Indiana’s trauma care system falls short in rural counties; will money in the budget be enough?
WINAMAC, Ind. — When it’s time to move a patient from this town’s six-bed emergency room to a larger hospital specializing in trauma care, Brandon DeLorenzo sometimes has to wait.
The Pulaski County emergency medical services director can typically spare one of his two ambulances to make the 1 hour and 15-minute drive to the nearest trauma centers in Lafayette or South Bend.
But occasionally when a medic takes a vacation, DeLorenzo is down to one truck — and he’s forced to keep it available for a potential vehicle crash or other emergency somewhere across the 435 square miles of mostly farmland.
So trauma patients wait at Pulaski Memorial Hospital for sometimes hours.
“Our primary focus is 911. We can’t take that truck out of the county,” said DeLorenzo, who serves as a paramedic on one of the ambulances when he is on the clock. “There’s really nothing we can do.”
While hospitals across Indiana handle many types of injuries just fine each day, severe injuries require greater attention from doctors and staff at a trauma center.
In trauma care, time is everything. Minutes matter.
The problem? Indiana’s 24 trauma centers are primarily clumped around big cities while nearly 1 in 10 Hoosiers live more than 45 minutes away from one.
Complicating matters further, rural communities like 12,500-person Pulaski County struggle to obtain the equipment and hire the people necessary to run ambulances that they’ve already bought.
That can have consequences. Greater shares of Hoosiers are dying because of injuries compared to the U.S. average, according to Centers for Disease Control age-adjusted data from 2016-2020. That signals a trauma care problem in a state that already struggles with low life expectancy. The leading causes of death for Hoosiers aged 1 year to 44 are preventable injuries.
Anyone can experience a traumatic injury, but the problem can be exacerbated in Indiana’s less-populated areas, where a higher percentage of crashes are fatal. Pulaski County, for example, had the highest rate of fatal automobile collisions per person in 2020, and similarly high injury fatality rates over the past five years.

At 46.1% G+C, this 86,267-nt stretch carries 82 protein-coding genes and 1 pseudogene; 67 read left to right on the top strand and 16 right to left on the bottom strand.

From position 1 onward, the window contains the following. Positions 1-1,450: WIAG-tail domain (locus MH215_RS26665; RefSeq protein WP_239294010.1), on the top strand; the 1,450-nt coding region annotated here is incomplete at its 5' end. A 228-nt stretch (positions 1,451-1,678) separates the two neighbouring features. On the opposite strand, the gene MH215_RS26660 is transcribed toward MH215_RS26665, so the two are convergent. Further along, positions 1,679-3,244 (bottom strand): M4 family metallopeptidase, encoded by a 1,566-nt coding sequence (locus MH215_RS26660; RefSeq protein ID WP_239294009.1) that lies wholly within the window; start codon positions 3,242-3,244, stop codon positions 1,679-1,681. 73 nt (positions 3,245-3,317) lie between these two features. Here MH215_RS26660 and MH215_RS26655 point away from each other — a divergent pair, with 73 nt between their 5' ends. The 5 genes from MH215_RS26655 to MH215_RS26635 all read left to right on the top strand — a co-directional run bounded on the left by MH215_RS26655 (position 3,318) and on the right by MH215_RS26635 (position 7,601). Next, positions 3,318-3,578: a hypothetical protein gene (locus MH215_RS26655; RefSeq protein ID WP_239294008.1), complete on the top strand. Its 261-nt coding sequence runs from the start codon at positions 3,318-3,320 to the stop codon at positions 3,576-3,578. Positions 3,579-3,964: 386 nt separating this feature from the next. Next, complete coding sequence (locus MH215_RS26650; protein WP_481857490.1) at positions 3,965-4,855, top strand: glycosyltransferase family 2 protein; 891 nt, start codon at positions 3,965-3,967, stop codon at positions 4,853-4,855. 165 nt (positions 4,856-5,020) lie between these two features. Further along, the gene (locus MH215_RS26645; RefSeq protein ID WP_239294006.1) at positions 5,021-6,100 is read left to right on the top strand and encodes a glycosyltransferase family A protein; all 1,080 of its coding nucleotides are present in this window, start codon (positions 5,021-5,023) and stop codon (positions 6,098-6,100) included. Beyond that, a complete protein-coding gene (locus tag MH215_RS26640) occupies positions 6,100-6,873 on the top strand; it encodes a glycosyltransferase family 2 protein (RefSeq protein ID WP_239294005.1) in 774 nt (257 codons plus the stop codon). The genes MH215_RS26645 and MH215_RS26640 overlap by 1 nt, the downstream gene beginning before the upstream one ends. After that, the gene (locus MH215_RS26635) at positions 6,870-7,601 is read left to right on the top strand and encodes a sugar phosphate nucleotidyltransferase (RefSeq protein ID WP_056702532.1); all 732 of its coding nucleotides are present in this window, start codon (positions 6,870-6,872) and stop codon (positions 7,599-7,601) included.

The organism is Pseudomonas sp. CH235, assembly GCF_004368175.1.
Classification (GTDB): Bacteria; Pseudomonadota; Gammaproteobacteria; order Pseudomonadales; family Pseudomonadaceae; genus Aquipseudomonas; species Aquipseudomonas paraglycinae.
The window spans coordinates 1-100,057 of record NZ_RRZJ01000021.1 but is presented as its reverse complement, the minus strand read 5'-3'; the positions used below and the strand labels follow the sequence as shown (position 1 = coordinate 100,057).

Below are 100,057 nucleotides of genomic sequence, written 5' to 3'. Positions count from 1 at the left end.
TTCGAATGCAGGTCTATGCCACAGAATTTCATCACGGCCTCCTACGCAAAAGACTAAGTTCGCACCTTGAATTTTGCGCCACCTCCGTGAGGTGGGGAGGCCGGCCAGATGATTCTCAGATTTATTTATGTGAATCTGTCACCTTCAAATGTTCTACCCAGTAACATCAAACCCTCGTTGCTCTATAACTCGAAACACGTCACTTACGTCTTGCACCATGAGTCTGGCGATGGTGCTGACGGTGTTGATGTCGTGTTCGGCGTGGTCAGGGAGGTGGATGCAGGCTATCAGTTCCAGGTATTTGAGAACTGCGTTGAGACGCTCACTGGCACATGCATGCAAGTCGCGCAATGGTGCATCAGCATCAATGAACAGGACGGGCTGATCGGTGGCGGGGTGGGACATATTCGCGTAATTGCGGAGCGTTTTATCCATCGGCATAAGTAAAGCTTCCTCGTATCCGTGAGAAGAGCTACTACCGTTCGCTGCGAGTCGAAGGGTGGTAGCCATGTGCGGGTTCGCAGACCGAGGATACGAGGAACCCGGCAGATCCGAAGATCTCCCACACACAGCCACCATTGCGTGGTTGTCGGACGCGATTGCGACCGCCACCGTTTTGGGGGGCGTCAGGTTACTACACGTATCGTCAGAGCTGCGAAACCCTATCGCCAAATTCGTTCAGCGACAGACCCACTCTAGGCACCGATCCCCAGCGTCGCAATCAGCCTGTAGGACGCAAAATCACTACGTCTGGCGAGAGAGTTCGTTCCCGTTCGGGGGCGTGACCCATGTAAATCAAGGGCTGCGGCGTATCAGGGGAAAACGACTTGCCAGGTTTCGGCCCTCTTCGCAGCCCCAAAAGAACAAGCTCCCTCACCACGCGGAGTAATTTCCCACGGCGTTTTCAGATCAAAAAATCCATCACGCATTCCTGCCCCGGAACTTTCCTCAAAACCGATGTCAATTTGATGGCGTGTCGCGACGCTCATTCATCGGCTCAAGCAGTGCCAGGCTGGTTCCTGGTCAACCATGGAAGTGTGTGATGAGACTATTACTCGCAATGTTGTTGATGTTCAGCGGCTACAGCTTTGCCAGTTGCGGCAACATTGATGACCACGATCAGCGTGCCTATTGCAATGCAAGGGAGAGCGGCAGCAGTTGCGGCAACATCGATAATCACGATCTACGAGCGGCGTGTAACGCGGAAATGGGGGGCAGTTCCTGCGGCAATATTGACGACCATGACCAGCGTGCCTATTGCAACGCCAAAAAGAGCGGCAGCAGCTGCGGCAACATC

“We just need to fill in the gaps, so that it doesn’t matter whether you live in Indianapolis or Bath, Indiana,” said Dr. David Welsh, a general surgeon in rural southeast Indiana who is on the Indiana State Trauma Care Committee. “You deserve to get good treatment, and good treatment in trauma care makes a difference.”
Unlike other states, Indiana does not possess a statewide trauma plan to coordinate trauma centers, community hospitals and EMS providers. Nor does the state consistently fund trauma care. In a recently released report, the American College of Surgeons (ACS) criticized the system as “generally fragmented and not well coordinated.”
The problems have grown so urgent that they’ve drawn the attention of Gov. Eric Holcomb and leading lawmakers. His administration is attempting to revamp the system and is seeking more money for the state’s trauma system, but it’s not yet clear if it amounts to a Band-Aid when the system needs open heart surgery.
The disparity is evident
One thing Holcomb’s administration wants to do is reduce the number of Hoosiers who live more than 45 minutes away from a trauma center.
That’s because receiving care at a trauma center lowers an injured patient’s risk of death by 25%, according to a 2006 study.
“If you get to a trauma center within the first hour after your injury, then your risk of death or significant comorbidity is significantly reduced,” said Dr. Lindsay Weaver, an emergency medicine physician who serves as Indiana’s chief medical officer.
In Indiana, the age-adjusted injury mortality rate is significantly higher in those regions of the state with no trauma centers, according to the ACS report.
That disparity is evident in the state’s motor vehicle fatality statistics.
Marion County, home to the most trauma centers, had by far the highest total number of collisions in 2020, but it ranked in the bottom half of counties in terms of the percent of crashes that were fatal.
Switzerland County, which is more than 45 minutes away from a trauma center and has no hospital, consistently has a higher percentage of collisions that are fatal than other counties.
“An effective trauma system saves lives, reduces irreversible disabilities and increases quality of life,” said Dr. Paul Halverson, dean of the Indiana University Richard M. Fairbanks School of Public Health. “If you can help save the lives of a young person or reduce their disability but keep them working and productive, it’s not only a good thing for the individual, but it’s a wise investment because they go on to be a productive part of society.”
Helicopters are able to dramatically cut transport times, but they’re usually reserved for the most extreme injuries and can’t fly when the weather is bad.
The number of trauma centers in Indiana has increased substantially since 2008 when there were only seven, Weaver points out. But even today, only Marion County is home to the highest-level trauma center. It’s also the only county with a pediatric trauma center.